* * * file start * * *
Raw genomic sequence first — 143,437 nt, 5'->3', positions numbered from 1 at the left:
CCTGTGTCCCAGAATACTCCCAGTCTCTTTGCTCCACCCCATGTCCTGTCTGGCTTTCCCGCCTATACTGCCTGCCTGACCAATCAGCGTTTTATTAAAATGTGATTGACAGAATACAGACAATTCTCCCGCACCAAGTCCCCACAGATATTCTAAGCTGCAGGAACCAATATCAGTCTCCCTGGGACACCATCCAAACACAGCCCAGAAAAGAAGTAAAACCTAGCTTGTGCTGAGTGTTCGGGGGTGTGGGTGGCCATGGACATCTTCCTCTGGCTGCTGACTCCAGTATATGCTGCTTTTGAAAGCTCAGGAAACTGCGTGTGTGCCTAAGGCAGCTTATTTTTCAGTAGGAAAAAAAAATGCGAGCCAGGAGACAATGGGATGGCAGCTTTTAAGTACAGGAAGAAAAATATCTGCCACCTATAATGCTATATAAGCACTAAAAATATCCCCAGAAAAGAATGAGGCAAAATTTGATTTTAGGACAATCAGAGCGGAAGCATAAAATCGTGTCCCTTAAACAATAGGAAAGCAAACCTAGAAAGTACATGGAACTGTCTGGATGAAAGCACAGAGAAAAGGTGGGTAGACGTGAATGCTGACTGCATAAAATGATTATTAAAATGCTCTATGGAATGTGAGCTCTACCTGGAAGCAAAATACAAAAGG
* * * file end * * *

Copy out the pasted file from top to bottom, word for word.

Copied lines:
Raw genomic sequence first — 143,437 nt, 5'->3', positions numbered from 1 at the left:
CCTGTGTCCCAGAATACTCCCAGTCTCTTTGCTCCACCCCATGTCCTGTCTGGCTTTCCCGCCTATACTGCCTGCCTGACCAATCAGCGTTTTATTAAAATGTGATTGACAGAATACAGACAATTCTCCCGCACCAAGTCCCCACAGATATTCTAAGCTGCAGGAACCAATATCAGTCTCCCTGGGACACCATCCAAACACAGCCCAGAAAAGAAGTAAAACCTAGCTTGTGCTGAGTGTTCGGGGGTGTGGGTGGCCATGGACATCTTCCTCTGGCTGCTGACTCCAGTATATGCTGCTTTTGAAAGCTCAGGAAACTGCGTGTGTGCCTAAGGCAGCTTATTTTTCAGTAGGAAAAAAAAATGCGAGCCAGGAGACAATGGGATGGCAGCTTTTAAGTACAGGAAGAAAAATATCTGCCACCTATAATGCTATATAAGCACTAAAAATATCCCCAGAAAAGAATGAGGCAAAATTTGATTTTAGGACAATCAGAGCGGAAGCATAAAATCGTGTCCCTTAAACAATAGGAAAGCAAACCTAGAAAGTACATGGAACTGTCTGGATGAAAGCACAGAGAAAAGGTGGGTAGACGTGAATGCTGACTGCATAAAATGATTATTAAAATGCTCTATGGAATGTGAGCTCTACCTGGAAGCAAAATACAAAAGG